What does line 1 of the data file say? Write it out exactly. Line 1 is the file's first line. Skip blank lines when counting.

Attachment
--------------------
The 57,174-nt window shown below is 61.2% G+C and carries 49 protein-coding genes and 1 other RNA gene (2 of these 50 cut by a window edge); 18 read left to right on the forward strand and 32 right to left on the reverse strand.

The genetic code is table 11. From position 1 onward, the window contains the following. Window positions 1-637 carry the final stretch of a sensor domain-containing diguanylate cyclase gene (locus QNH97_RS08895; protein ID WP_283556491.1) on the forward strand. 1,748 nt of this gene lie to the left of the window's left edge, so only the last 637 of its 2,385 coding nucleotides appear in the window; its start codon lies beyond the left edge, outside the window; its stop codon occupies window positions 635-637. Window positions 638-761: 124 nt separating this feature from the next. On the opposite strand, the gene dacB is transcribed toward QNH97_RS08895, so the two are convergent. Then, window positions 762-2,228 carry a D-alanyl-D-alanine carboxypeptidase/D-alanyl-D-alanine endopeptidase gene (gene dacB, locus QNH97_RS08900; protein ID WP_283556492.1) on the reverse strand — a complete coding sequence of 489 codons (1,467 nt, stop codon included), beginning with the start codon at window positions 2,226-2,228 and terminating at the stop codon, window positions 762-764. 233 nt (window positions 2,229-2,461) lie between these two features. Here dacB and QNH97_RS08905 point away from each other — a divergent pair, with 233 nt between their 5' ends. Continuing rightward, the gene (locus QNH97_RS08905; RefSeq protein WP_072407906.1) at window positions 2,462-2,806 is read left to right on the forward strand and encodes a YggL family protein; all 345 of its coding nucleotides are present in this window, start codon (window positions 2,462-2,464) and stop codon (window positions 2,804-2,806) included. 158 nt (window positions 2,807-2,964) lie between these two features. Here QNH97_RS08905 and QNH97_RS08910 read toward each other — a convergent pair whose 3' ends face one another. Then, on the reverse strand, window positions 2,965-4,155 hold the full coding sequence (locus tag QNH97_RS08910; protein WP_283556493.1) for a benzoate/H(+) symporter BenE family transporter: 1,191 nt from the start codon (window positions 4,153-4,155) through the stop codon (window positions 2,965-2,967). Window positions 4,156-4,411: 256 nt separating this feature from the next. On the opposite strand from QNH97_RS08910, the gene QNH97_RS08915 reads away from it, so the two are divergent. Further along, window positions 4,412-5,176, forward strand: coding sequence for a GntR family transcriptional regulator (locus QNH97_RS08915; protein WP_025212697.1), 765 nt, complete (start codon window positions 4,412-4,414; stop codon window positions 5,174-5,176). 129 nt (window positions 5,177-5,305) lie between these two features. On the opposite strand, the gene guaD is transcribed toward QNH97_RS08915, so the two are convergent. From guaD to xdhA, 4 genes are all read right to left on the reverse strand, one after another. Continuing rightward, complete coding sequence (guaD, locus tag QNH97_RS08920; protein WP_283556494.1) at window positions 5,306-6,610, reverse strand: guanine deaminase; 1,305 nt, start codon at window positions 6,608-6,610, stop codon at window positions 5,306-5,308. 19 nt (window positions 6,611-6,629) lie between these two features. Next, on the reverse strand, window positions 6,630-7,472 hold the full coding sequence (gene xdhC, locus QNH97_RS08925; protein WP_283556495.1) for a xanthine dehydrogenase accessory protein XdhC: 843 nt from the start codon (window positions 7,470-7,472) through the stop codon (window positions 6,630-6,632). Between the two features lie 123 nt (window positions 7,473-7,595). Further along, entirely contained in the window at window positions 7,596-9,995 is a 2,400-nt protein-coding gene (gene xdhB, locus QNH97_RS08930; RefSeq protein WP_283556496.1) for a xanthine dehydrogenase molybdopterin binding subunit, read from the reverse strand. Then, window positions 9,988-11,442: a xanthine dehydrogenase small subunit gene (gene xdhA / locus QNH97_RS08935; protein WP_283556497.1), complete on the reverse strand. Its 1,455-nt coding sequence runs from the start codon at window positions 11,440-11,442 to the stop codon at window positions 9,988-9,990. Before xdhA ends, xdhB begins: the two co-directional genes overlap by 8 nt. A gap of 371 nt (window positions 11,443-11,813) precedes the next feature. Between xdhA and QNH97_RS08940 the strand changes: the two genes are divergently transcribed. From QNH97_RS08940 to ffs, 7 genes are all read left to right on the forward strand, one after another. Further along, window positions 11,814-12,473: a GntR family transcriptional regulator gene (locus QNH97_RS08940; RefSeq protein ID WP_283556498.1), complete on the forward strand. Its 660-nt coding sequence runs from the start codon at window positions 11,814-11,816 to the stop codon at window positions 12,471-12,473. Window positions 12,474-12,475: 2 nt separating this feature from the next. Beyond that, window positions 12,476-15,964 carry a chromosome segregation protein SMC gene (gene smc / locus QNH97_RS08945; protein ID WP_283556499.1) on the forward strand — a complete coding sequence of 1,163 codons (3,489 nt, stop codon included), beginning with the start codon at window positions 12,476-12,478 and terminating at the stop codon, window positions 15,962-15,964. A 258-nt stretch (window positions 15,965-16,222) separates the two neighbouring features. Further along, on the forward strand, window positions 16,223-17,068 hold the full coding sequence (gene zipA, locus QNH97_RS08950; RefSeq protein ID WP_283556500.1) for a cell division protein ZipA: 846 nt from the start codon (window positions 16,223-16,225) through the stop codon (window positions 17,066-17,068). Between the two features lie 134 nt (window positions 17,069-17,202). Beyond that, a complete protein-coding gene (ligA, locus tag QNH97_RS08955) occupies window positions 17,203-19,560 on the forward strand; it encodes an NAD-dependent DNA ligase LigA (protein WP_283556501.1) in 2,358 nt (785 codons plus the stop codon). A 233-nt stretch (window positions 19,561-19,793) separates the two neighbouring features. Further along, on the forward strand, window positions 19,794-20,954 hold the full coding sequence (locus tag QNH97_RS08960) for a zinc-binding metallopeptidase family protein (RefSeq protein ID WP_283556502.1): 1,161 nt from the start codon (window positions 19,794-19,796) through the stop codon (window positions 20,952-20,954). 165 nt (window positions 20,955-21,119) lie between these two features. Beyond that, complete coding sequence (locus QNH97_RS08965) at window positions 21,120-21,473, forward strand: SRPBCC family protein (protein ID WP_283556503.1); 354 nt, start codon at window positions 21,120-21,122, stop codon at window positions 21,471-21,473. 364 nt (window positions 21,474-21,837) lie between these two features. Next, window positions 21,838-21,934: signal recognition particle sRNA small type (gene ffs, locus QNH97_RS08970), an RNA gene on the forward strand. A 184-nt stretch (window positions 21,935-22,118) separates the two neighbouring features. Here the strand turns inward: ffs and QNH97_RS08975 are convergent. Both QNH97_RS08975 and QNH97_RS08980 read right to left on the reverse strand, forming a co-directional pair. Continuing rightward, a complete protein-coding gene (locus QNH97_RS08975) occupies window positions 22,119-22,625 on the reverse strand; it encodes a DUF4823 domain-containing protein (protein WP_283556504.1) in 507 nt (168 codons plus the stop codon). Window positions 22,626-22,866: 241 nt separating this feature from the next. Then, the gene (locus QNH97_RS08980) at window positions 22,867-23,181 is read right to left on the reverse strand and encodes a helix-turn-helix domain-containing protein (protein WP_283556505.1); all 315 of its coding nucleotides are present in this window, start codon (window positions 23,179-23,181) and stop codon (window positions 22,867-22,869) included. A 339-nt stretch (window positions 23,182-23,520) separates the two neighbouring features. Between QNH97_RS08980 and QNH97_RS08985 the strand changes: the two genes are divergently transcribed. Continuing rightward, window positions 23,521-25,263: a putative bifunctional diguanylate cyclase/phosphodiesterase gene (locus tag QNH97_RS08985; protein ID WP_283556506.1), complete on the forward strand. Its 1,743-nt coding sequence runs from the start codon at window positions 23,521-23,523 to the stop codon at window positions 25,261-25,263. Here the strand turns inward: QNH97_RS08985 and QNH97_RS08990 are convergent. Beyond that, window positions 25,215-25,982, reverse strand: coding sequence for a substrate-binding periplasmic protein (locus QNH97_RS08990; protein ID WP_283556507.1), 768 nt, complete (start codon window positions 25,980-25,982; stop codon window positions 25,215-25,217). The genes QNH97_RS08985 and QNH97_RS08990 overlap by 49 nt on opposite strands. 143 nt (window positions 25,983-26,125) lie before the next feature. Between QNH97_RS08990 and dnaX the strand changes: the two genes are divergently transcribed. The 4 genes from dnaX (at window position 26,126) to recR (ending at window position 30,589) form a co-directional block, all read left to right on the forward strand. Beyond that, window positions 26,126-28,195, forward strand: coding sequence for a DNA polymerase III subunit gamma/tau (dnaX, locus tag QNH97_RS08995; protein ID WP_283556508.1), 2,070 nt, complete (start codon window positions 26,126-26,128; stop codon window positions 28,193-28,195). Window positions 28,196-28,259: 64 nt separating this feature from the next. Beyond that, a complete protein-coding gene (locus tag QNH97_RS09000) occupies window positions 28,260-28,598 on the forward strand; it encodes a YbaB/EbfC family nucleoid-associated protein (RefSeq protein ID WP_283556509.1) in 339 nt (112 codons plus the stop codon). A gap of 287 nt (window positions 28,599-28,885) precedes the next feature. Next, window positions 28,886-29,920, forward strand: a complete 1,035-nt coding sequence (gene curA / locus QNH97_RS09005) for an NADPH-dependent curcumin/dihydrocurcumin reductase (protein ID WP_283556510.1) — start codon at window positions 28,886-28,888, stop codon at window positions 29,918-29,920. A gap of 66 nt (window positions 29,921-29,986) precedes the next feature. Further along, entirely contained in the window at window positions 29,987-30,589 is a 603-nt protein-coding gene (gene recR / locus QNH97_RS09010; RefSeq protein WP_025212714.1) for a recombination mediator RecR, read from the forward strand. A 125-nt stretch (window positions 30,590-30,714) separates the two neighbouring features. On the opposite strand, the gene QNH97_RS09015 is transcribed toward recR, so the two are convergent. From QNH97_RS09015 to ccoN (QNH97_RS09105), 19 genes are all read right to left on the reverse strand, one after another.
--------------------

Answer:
The 57,174-nt window shown below is 61.2% G+C and carries 49 protein-coding genes and 1 other RNA gene (2 of these 50 cut by a window edge); 18 read left to right on the forward strand and 32 right to left on the reverse strand.